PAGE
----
The National Oceanic and Atmospheric Administration announced today that it is listing the Cook Inlet beluga whale population as an endangered species.
“Listing the Cook Inlet beluga whales means any federal agency that funds, authorizes, or carries out new projects or activities that may affect the whales in the area must first consult with NOAA’s Fisheries Service to determine the potential effects on the whales,” NOAA said. “A federal action must not jeopardize the continued existence of a listed species.”
The agency said that it will identify habitat essential to the conservation of Cook Inlet belugas in a separate rulemaking within a year.
NOAA’s proposal in April 2007 to list the Cook Inlet belugas sparked an intense debate between those who support NOAA’s view that the whale population is probably in terminal decline and those who think that the population is showing signs of recovery following the regulation of subsistence beluga hunting in the Inlet since 1998.
Annual NOAA surveys show the estimated beluga population dropping from 653 in 1994 to a low of 278 in 2005. The estimated population was 375 in both 2007 and 2008. NOAA has said that the numbers indicate a continuing but perhaps slowing decline. Others have commented that it would take several years for the whale population to recover from subsistence hunting in the early 1990s and that the latest data indicate that the population has stabilized.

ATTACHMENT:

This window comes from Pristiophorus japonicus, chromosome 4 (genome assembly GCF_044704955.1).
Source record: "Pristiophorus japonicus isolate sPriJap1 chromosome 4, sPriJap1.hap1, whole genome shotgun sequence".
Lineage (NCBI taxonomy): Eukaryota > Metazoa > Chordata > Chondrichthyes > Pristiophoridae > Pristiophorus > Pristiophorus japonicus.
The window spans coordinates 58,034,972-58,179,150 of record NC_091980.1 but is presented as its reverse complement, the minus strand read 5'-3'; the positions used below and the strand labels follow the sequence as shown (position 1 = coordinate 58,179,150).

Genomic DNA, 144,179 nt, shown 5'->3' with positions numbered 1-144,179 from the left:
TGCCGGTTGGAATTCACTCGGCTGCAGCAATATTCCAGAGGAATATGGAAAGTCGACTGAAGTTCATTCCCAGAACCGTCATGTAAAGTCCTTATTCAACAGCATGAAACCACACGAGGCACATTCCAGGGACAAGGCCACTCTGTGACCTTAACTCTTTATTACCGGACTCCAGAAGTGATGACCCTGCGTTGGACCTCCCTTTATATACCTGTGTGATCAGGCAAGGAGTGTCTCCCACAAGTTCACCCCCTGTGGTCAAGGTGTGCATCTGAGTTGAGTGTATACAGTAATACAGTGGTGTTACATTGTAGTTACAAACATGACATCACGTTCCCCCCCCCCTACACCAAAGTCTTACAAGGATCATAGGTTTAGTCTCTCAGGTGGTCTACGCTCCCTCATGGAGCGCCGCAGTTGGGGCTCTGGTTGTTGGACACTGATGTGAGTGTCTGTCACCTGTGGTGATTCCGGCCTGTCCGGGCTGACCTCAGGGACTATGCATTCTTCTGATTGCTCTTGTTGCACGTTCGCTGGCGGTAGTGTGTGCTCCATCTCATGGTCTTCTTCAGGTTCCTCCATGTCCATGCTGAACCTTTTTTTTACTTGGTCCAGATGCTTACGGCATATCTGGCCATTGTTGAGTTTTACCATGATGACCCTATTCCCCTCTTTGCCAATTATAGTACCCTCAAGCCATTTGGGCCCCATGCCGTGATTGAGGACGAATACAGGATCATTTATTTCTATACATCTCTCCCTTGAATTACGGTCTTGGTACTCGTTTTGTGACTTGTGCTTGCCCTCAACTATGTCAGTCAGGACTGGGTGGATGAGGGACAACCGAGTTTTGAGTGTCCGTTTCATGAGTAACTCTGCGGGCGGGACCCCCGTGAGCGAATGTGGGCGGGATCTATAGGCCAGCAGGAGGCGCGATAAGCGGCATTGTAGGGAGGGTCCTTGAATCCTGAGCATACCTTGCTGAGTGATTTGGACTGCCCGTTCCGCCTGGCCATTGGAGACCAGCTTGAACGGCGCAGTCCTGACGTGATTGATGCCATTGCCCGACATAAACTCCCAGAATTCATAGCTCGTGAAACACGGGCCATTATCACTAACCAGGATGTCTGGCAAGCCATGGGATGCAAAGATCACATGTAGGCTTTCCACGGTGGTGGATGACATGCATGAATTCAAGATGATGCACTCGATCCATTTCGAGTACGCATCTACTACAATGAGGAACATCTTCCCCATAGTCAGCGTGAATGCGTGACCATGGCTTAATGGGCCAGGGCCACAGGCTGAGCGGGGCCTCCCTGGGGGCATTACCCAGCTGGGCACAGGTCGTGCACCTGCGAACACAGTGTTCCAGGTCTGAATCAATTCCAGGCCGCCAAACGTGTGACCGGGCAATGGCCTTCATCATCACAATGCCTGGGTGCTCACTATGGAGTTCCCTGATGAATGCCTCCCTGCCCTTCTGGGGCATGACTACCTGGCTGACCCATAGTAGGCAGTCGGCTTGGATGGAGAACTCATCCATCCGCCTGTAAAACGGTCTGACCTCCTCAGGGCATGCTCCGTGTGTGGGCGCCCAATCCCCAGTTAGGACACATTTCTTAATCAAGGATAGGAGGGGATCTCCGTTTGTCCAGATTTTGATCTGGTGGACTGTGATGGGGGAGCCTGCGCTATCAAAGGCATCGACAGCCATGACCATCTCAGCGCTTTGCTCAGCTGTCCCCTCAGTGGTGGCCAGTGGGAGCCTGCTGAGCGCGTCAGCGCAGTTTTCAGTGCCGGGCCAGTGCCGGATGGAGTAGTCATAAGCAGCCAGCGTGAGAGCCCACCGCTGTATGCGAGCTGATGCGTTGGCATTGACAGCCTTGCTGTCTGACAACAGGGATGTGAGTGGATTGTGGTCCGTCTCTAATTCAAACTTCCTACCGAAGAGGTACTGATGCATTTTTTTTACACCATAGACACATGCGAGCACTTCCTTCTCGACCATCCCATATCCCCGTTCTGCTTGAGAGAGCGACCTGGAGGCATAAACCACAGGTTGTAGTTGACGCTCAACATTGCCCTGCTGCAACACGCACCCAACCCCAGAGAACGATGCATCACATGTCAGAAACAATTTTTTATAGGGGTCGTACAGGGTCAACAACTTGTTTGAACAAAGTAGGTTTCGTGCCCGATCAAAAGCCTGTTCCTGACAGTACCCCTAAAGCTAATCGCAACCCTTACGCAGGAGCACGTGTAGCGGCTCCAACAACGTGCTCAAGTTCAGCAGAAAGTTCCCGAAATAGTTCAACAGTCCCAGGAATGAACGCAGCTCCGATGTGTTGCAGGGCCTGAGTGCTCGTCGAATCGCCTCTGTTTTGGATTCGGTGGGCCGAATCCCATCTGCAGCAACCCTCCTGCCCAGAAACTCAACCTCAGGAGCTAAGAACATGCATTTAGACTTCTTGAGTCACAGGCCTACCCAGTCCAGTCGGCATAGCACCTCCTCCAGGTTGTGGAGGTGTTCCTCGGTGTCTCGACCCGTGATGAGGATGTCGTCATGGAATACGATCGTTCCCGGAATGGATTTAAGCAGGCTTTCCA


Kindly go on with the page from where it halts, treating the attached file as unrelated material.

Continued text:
The listing decision could impact a broad range of activities around the Cook Inlet, including oil industry operations, planned development at the Port of Anchorage and wastewater treatment at Anchorage.
See full story in Oct. 26 issue of Petroleum News, available to subscribers online at noon, Friday, Oct. 24 at www.PetroleumNews.com